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Anna Johansson
Anna Johansson
Articles (38) 

Trial of Barclays Bankers Set for January 2019

Case is a cautionary tale for investors

September 09, 2017 | About:

Trial Date Set for Barclays Bankers in January 2019

In 2008, John Varley was the CEO and Roger Jenkins was the head of investment banking in the Middle East for Barclays (NYSE:BCS)(LSE:BARC) bank. Tom Kalaris and Richard Boath were also influential heads of the financial institution.

At that time, an investigation was opened on accusations of fraud by false representation concerning an investment made by Qatar’s sovereign wealth fund in June 2008. They raised 4.5 billion pounds ($5.935 billion) from Qatar investors on suspicious activity. There were several high-profile Qatari citizens among the investors, including the Qatari royal family.

The same thing happened the next year, accruing another 7 billion pounds in fundraising capital. Upon further investigation, it became clear that fraudulent activity was at work.

At the same time, the bank entered an “advisory services agreement” with Qatar, a deal worth 322 million pounds. Investigations opened on this detail as well as the charges on their four senior banking officers.

The case proceedings

The four men appeared at Southwark crown court in London because of these suspicions. The case was then transferred to Westminster magistrate’s court, and prosecutors filed criminal charges against them. The trial has been set for January 2019.

It’s expected to last up to four months, and things aren’t looking good for the bankers. But they have excellent lawyers on their side, and they’re fighting it with full vigor.

"As one might expect in the challenging circumstances of 2008, Jenkins sought and received both internal and external legal advice on each and every aspect of the accusations leveled today," said the bankers’ representative Brad Kaufman, chairman of the litigation firm Greenberg Traurig.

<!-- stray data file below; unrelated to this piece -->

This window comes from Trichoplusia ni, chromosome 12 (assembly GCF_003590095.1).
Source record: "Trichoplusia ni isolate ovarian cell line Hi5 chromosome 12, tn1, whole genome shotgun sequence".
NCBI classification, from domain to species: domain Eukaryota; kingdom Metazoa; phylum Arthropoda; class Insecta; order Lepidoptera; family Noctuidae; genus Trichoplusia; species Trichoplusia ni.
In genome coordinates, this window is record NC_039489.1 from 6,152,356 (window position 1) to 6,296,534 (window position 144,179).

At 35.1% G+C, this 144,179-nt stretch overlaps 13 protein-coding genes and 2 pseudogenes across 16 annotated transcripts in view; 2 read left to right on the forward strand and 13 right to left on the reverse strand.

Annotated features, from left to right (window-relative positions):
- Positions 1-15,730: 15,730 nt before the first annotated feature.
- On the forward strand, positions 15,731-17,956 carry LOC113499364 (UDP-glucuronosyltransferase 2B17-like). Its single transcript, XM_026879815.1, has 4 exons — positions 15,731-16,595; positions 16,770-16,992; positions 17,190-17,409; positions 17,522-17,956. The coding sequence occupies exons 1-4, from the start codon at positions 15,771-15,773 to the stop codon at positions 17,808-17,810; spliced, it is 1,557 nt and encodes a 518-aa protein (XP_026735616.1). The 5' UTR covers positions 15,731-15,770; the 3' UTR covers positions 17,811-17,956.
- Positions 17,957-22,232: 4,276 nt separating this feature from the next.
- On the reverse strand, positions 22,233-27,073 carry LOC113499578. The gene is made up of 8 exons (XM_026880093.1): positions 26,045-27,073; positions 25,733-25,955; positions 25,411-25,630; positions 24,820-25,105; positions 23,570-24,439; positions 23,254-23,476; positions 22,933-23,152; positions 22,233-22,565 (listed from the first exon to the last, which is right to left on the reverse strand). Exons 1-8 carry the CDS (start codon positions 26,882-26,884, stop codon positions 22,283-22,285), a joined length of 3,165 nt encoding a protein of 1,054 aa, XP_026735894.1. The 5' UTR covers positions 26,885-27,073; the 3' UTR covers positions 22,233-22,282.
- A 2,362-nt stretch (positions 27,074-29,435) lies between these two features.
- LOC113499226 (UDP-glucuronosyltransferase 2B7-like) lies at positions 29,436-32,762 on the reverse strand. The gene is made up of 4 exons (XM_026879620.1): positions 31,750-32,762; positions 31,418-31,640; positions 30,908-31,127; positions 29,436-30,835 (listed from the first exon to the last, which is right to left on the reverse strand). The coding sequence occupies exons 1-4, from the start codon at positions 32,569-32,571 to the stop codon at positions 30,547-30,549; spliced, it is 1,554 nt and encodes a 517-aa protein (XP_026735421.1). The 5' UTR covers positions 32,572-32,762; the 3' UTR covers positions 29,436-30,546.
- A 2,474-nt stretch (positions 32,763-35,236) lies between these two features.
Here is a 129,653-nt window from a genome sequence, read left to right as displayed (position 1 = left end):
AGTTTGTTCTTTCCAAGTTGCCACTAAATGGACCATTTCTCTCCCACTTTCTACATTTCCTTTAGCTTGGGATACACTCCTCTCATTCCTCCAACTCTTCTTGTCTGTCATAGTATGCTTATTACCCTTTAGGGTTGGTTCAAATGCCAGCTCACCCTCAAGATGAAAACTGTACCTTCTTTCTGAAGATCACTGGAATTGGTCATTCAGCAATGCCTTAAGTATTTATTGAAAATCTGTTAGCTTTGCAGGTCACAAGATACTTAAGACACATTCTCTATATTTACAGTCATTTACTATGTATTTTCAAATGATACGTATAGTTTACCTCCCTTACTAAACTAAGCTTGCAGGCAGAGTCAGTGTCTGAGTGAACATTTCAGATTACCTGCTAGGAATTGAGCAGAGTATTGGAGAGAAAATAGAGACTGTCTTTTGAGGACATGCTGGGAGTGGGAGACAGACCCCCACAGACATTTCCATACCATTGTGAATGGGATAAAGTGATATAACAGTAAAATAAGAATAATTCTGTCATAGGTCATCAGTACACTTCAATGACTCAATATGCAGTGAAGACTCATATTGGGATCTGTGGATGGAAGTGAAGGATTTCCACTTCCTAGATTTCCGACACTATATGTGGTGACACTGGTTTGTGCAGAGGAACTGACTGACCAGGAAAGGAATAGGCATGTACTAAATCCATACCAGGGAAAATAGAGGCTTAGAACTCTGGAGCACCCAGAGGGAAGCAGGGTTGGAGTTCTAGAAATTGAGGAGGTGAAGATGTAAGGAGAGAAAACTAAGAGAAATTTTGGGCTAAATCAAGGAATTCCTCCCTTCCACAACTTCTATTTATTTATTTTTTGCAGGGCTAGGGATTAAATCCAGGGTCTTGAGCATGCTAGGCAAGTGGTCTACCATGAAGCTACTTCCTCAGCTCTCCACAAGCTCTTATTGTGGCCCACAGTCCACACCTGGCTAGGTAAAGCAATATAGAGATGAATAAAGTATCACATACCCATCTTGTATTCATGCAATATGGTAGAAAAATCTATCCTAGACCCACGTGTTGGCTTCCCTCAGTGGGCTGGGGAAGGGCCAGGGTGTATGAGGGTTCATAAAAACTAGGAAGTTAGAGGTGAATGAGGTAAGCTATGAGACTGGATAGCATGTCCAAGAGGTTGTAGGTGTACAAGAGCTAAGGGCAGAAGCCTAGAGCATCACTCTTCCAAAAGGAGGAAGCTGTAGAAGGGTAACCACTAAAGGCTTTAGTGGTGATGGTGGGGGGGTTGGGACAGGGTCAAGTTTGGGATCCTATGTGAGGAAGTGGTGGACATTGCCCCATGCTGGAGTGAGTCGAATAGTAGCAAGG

These four are the first senior bankers facing criminal charges relating to the incidents from almost a decade ago in the financial crisis. It’s also the first trial of its kind to hit the courts.

They’re being charged with conspiracy to commit fraud by fast representation. Prosecutors are also filing a case against Varley, Jenkins and Barclays for providing unlawful financial assistance via a loan.

The men are on unconditional bail since this is one of the highest profile cases ever brought by the Serious Fraud Office.

Lessons for investors

This extremely high profile case holds some important lessons for the typical investor. These four senior bankers found themselves in a deep hole when they committed unlawful acts, and now they may not be able to dig themselves out.

Whether the bankers are innocent remains to be seen, but they have good lawyers and are working with the system to find the solution. If you ever find yourself facing fraud charges, it’s critical that you have a good criminal defense attorney on retainer to help mitigate the charges.

This experience also teaches about the essentials of avoiding investment fraud. There are dozens of investment fraud types, from inflating a fundraiser to real estate scams. If you’re not careful, you could put money into an investment that goes nowhere.

Sometimes a scam is obvious. It might present itself in broken English, ask for money over the phone or pose as a charity. In other cases, like the Barclays case, it might seem completely legitimate from the outside only to be revealed as a bust later.

To avoid falling prey to a fraudulent experience, apply some of these tactics when approaching an investment of any kind.

  • Be skeptical of any solicitation of an investment, especially if you’re not meeting in person.
  • Avoid investments that claim they’re low risk, no risk or guaranteed.
  • Never invest on the spot, even if they swear the deal will go away.
  • Do your research on every single investment, even if it seems legitimate.
  • Know where your money is going and the kinds of returns you’ll make.
  • Avoid investments from organizations that are currently under investigation by a federal entity.
  • When investing in a company, compare with other companies in the same field to get a sense of its performance.
  • Read the fine print closely; if there is no fine print, run the other way.
  • Ask lots of questions.

Bad investments and scams are all too common, and failing to approach things correctly could put you and your organization in trouble. Watching the market carefully, understanding the implications of a fraudulent investment and protecting your assets are vital steps in mitigating your investment risk.

Disclosure: I do not own the stock mentioned in this article.

About the author:

Anna Johansson
Anna is a freelance writer, researcher, and business consultant. A columnist for Entrepreneur.com, HuffingtonPost.com and more, Anna specializes in entrepreneurship, technology, and social media trends. Follow her on Twitter and LinkedIn.

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